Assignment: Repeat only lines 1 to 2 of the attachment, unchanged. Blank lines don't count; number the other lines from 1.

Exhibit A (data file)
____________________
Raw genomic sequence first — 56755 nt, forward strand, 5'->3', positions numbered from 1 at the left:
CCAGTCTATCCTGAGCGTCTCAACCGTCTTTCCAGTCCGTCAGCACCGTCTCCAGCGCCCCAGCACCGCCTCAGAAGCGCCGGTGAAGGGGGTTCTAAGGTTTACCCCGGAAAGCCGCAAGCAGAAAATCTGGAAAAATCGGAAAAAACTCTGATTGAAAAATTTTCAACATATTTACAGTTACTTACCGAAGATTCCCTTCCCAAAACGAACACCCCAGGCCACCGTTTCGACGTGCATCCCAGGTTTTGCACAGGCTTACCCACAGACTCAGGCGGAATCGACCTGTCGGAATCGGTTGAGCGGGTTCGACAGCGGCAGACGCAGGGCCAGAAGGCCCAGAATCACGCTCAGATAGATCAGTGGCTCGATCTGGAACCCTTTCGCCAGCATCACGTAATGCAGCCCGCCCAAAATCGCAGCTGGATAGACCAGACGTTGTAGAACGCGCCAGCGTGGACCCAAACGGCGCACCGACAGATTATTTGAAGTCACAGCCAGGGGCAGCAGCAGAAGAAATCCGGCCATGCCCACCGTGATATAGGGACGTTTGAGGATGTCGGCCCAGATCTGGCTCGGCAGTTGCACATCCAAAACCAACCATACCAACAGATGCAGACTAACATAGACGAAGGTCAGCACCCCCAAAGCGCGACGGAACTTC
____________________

Raw genomic sequence first — 56755 nt, forward strand, 5'->3', positions numbered from 1 at the left:
CCAGTCTATCCTGAGCGTCTCAACCGTCTTTCCAGTCCGTCAGCACCGTCTCCAGCGCCCCAGCACCGCCTCAGAAGCGCCGGTGAAGGGGGTTCTAAGGTTTACCCCGGAAAGCCGCAAGCAGAAAATCTGGAAAAATCGGAAAAAACTCTGATTGAAAAATTTTCAACATATTTACAGTTACTTACCGAAGATTCCCTTCCCAAAACGAACACCCCAGGCCACCGTTTCGACGTGCATCCCAGGTTTTGCACAGGCTTACCCACAGACTCAGGCGGAATCGACCTGTCGGAATCGGTTGAGCGGGTTCGACAGCGGCAGACGCAGGGCCAGAAGGCCCAGAATCACGCTCAGATAGATCAGTGGCTCGATCTGGAACCCTTTCGCCAGCATCACGTAATGCAGCCCGCCCAAAATCGCAGCTGGATAGACCAGACGTTGTAGAACGCGCCAGCGTGGACCCAAACGGCGCACCGACAGATTATTTGAAGTCACAGCCAGGGGCAGCAGCAGAAGAAATCCGGCCATGCCCACCGTGATATAGGGACGTTTGAGGATGTCGGCCCAGATCTGGCTCGGCAGTTGCACATCCAAAACCAACCATACCAACAGATGCAGACTAACATAGACGAAGGTCAGCACCCCCAAAGCGCGACGGAACTTC